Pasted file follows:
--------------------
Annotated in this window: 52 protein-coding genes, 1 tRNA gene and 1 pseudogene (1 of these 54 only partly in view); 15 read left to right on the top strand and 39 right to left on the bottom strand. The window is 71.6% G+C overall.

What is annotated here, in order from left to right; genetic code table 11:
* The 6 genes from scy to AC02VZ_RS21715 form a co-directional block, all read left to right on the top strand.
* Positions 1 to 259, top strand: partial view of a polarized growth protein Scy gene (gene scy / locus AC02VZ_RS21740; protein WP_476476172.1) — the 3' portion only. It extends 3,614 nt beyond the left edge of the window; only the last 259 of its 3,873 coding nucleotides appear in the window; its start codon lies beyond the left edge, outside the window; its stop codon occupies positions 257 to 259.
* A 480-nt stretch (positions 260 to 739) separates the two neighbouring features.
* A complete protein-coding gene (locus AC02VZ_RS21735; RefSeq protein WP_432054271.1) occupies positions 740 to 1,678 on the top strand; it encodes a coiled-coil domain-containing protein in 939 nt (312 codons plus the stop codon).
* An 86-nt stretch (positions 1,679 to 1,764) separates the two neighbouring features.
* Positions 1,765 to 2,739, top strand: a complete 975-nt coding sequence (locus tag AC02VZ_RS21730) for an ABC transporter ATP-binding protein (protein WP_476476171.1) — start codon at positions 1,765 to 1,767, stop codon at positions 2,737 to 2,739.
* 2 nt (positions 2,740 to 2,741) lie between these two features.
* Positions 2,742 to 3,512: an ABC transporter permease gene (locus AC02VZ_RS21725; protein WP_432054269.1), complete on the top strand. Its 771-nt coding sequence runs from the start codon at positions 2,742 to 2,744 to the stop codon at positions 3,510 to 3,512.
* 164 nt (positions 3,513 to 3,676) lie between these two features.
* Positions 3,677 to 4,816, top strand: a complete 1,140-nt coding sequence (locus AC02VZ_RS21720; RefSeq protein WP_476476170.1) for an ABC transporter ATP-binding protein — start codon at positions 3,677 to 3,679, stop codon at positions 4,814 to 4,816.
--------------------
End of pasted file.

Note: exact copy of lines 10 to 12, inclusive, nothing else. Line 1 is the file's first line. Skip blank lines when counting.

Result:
* Positions 2,742 to 3,512: an ABC transporter permease gene (locus AC02VZ_RS21725; protein WP_432054269.1), complete on the top strand. Its 771-nt coding sequence runs from the start codon at positions 2,742 to 2,744 to the stop codon at positions 3,510 to 3,512.
* 164 nt (positions 3,513 to 3,676) lie between these two features.
* Positions 3,677 to 4,816, top strand: a complete 1,140-nt coding sequence (locus AC02VZ_RS21720; RefSeq protein WP_476476170.1) for an ABC transporter ATP-binding protein — start codon at positions 3,677 to 3,679, stop codon at positions 4,814 to 4,816.